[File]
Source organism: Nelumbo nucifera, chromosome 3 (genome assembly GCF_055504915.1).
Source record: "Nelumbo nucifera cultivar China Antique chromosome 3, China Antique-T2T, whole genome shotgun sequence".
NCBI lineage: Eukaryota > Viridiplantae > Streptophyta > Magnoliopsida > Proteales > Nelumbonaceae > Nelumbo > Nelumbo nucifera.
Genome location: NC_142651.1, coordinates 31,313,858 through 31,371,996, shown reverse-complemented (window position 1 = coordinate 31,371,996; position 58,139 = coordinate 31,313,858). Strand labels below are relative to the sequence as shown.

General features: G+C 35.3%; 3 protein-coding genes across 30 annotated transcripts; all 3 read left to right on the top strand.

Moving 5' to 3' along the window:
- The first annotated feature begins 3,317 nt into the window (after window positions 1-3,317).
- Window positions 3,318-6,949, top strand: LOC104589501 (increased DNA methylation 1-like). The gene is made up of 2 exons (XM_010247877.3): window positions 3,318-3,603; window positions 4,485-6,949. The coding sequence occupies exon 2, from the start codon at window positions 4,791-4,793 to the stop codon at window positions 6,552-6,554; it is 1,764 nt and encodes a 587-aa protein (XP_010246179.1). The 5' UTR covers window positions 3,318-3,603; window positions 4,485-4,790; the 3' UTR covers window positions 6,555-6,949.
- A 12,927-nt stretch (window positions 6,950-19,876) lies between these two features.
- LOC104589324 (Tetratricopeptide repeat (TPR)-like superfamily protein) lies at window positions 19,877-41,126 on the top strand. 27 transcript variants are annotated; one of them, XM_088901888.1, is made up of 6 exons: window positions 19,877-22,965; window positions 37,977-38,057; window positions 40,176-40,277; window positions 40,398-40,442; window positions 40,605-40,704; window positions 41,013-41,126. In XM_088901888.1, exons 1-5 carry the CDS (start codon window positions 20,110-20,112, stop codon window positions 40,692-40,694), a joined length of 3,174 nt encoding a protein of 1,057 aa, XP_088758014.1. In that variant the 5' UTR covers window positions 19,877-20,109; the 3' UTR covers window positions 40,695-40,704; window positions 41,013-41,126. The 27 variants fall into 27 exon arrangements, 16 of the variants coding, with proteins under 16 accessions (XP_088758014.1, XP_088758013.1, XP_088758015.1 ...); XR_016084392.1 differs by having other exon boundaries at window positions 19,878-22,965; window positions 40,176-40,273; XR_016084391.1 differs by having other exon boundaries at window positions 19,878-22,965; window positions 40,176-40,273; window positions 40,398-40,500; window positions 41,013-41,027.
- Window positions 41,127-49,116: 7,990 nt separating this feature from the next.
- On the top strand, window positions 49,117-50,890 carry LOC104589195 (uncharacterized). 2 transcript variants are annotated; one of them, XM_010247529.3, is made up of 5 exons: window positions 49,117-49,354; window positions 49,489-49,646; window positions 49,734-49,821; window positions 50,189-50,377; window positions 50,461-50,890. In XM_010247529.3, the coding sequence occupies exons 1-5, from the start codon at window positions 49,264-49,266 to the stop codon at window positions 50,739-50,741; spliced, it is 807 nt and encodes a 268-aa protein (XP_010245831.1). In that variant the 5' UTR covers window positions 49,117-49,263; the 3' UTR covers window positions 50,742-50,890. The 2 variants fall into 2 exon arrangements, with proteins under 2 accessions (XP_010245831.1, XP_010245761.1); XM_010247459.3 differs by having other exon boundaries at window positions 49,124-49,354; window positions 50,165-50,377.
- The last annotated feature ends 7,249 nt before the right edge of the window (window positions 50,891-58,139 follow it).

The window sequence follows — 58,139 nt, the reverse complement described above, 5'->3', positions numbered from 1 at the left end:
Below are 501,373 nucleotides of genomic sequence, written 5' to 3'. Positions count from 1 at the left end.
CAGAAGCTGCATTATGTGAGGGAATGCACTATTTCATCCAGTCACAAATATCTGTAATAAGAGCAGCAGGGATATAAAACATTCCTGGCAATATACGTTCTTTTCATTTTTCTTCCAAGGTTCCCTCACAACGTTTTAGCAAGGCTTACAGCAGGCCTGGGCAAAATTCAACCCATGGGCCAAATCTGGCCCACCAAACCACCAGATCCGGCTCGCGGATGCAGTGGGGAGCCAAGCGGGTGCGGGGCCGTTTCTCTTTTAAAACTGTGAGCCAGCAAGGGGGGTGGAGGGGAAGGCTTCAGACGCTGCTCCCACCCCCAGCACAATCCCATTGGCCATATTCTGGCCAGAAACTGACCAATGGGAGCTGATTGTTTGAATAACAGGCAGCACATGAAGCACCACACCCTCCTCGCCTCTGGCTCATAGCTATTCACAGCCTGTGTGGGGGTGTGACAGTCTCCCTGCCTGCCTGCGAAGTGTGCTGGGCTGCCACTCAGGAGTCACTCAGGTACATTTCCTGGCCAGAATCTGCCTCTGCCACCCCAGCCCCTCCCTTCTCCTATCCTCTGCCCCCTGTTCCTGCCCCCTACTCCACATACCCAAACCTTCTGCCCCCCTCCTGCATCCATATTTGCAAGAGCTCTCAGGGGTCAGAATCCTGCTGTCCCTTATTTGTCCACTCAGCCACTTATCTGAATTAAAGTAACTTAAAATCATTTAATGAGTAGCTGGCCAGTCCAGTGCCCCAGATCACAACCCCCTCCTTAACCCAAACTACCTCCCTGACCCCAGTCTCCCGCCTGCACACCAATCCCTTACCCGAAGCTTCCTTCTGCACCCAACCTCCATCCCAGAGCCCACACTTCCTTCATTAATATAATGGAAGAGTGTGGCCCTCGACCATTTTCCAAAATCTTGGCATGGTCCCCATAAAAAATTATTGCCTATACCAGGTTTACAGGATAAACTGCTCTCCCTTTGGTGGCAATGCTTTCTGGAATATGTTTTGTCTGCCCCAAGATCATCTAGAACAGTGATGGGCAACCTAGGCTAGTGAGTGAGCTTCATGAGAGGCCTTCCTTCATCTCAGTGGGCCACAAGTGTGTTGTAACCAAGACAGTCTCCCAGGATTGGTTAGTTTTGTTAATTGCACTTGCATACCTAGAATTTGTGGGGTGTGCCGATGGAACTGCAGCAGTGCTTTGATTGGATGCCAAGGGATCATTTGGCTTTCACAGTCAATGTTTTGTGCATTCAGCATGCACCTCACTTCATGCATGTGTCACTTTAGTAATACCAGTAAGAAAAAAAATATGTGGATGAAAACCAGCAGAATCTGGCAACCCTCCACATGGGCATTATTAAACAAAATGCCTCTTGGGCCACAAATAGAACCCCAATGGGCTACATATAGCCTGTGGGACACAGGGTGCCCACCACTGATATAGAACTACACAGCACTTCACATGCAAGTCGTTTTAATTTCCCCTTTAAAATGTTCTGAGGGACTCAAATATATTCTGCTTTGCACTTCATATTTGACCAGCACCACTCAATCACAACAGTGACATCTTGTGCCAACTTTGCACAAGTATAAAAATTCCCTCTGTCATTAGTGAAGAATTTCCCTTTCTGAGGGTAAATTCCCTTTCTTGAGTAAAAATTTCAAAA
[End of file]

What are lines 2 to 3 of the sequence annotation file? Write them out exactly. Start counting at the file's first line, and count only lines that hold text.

Source record: "Nelumbo nucifera cultivar China Antique chromosome 3, China Antique-T2T, whole genome shotgun sequence".
NCBI lineage: Eukaryota > Viridiplantae > Streptophyta > Magnoliopsida > Proteales > Nelumbonaceae > Nelumbo > Nelumbo nucifera.